I know the handful of people that read this blog are probably already following this, but I thought I'd post on it to see if we can spark some discussion, just for fun, not for making any enemies with differing opinions.
I'll start by saying I have no idea what's really in the bill, it's difficult to find out, but I've heard several things that bear some discussion.
One being that judges would be given the authority to look at a loan and somehow reduce the payments of the mortgagee. I'm not sure then if the government would pick up the tab of the monthly shortfall to the bank? If so, we would be effectively subsidizing someone's mortgage. I'm not sure how I feel about that. Feels a lot like welfare-not really much different than Metropolitian housing now.
Since the bill couldn't get enough votes to pass they have added specific items that would then make certain senators vote yes. These specific items add an additional $150 BILLION to the price (according to the news). I know how I feel about that!
One of the on-line information sources I subscribe to sent me a link to a Ross Perot website-haven't thought about him in a while. Here's an alternative plan to the $850 Billion bailout. I don't know if it's better or worse than the current bailout plan, but it's certainly worth looking into in my opinion.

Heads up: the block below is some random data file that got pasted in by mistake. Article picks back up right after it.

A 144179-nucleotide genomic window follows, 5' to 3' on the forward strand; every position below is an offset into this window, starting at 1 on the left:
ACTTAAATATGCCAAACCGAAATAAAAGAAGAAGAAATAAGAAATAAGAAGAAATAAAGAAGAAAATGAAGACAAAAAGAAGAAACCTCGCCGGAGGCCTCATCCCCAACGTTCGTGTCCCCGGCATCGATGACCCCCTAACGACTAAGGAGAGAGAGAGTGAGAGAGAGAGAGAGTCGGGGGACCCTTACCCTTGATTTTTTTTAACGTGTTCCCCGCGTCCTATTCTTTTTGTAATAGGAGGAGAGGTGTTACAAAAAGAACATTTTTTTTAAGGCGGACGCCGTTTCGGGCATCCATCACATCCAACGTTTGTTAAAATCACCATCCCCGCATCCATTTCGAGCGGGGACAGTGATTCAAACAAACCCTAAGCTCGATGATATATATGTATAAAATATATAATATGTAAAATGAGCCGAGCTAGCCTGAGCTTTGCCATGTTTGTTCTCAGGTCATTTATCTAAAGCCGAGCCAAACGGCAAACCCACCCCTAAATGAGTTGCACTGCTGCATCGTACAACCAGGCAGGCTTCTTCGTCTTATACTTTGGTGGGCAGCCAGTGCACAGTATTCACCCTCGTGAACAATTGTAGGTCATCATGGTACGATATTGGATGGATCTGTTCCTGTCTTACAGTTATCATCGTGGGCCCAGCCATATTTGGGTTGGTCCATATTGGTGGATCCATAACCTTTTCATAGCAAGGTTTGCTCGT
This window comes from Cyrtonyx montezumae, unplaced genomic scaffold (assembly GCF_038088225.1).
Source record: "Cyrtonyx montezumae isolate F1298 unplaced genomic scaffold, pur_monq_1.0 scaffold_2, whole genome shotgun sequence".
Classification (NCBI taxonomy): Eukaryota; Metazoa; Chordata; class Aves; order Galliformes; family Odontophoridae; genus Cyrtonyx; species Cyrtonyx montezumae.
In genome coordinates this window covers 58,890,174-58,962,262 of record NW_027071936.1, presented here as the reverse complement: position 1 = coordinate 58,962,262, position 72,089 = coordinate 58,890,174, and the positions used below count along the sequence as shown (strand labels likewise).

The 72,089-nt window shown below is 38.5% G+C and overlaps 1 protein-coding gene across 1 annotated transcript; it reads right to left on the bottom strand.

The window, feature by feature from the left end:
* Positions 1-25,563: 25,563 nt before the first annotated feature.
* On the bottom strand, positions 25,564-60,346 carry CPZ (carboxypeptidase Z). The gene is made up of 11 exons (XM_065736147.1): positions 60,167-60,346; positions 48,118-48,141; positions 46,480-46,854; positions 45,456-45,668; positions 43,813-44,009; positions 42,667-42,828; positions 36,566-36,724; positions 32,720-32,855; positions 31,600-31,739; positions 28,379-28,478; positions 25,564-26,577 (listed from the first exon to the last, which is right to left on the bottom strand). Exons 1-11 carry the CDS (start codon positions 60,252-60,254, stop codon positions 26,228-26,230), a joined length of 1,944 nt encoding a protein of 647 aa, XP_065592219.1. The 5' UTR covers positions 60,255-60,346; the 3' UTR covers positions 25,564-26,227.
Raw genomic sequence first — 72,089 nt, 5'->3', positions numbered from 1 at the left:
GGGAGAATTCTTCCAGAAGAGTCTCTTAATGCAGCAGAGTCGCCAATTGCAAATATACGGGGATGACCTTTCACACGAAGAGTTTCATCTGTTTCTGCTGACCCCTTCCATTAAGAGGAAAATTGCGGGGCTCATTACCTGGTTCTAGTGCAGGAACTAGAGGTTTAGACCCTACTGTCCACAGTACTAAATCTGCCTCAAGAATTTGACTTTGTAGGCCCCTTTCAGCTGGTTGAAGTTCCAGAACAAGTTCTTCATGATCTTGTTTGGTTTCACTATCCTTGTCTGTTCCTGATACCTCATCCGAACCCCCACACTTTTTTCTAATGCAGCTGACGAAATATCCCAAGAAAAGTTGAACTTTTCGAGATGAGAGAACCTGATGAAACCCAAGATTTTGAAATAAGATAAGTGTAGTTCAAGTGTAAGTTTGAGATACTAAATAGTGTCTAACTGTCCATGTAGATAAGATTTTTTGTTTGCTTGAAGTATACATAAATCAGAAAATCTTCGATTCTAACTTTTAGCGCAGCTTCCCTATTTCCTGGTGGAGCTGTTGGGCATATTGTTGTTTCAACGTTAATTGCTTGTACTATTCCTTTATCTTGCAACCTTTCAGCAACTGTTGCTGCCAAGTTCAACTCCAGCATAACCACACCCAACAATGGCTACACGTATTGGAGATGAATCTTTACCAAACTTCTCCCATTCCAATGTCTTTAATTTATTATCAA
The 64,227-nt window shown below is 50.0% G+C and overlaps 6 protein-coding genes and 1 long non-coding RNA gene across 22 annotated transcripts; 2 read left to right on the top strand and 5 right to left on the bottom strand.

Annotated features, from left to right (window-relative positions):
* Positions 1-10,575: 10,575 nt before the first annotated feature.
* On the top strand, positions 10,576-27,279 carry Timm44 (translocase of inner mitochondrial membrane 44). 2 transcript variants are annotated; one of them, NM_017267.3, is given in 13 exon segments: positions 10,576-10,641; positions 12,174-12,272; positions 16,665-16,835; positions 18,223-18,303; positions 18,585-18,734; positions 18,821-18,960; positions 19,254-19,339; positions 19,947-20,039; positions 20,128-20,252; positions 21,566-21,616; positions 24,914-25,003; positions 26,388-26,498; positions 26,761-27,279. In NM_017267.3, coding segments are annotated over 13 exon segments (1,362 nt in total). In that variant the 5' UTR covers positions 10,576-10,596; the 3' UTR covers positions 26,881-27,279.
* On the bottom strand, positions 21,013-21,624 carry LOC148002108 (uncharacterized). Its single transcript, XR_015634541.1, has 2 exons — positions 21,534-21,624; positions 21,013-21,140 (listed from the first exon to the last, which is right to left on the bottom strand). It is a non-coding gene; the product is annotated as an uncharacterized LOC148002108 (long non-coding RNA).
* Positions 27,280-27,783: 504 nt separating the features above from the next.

Anyone have any thoughts out there?
I'm a big believer in the market. It will correct over time. I think we should do nothing-the banks that have a bad business model of sub-prime loans will fail, and sell their good loans to banks that have a good business model. Lots of people who can't afford the home they have will lose their homes and rent like they probably should have (not all mind you-I'm generalizing).
Now realizing that if the banks do fail, good money would be lost for depositors of those banks-and I think the government could step in with FDIC insurance and beyond to make those depositors whole.
I think we'll end up paying for it one way or another and I'd like to reward the banks and people who maintained good financial decisions when everyone else was all willy-nilly, instead of raising the failing banks and home mortgage defaulters to the level of the good business model companies and responsible homeowners who only bought as much home as they really could afford.
But hey, really, what do I know?